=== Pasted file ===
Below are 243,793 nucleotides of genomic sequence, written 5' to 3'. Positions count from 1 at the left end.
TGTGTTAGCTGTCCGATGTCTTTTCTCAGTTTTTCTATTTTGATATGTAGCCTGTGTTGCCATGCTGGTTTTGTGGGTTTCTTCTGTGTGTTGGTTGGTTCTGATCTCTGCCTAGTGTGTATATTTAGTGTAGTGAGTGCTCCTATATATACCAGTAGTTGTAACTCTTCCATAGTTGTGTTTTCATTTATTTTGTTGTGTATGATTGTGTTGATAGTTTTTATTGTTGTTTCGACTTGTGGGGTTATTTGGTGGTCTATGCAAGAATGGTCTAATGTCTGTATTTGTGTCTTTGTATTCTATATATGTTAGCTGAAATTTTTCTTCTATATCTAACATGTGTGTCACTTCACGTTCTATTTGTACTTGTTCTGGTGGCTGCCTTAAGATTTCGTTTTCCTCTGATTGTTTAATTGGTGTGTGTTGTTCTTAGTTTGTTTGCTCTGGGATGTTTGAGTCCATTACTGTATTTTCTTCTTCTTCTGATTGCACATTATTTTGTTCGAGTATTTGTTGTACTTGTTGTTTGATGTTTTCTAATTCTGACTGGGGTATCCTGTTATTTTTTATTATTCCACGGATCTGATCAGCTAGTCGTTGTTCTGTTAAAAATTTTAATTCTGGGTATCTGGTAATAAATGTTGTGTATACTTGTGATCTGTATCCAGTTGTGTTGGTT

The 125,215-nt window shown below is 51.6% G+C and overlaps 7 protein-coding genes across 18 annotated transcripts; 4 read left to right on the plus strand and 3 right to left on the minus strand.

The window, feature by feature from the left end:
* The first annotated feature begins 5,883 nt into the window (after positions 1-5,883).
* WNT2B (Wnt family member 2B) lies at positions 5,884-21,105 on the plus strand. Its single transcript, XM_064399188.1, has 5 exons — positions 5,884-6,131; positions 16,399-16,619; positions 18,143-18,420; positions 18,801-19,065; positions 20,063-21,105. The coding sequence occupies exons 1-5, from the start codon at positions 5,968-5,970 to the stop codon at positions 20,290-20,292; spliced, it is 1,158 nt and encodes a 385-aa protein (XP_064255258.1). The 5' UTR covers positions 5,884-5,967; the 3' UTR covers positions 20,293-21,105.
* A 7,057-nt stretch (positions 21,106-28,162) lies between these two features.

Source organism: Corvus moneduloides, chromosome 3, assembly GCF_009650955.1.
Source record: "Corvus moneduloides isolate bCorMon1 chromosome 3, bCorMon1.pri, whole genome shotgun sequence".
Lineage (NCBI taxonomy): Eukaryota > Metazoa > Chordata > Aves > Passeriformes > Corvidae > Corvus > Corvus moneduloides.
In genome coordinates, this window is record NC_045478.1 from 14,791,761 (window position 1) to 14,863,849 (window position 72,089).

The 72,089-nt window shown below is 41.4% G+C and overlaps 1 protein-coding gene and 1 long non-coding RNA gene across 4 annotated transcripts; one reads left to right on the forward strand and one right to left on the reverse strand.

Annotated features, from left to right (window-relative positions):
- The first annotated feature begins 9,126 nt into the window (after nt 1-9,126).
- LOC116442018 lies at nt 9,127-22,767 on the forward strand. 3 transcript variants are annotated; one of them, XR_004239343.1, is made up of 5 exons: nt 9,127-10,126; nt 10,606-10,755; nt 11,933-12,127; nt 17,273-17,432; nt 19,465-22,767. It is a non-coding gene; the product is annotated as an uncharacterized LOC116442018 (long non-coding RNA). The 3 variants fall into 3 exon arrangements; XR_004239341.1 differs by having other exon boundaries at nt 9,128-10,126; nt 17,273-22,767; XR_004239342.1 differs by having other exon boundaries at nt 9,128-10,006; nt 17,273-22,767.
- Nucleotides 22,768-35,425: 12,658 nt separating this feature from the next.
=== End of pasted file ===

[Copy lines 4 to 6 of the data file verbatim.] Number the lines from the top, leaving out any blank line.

The window, feature by feature from the left end:
* The first annotated feature begins 5,883 nt into the window (after positions 1-5,883).
* WNT2B (Wnt family member 2B) lies at positions 5,884-21,105 on the plus strand. Its single transcript, XM_064399188.1, has 5 exons — positions 5,884-6,131; positions 16,399-16,619; positions 18,143-18,420; positions 18,801-19,065; positions 20,063-21,105. The coding sequence occupies exons 1-5, from the start codon at positions 5,968-5,970 to the stop codon at positions 20,290-20,292; spliced, it is 1,158 nt and encodes a 385-aa protein (XP_064255258.1). The 5' UTR covers positions 5,884-5,967; the 3' UTR covers positions 20,293-21,105.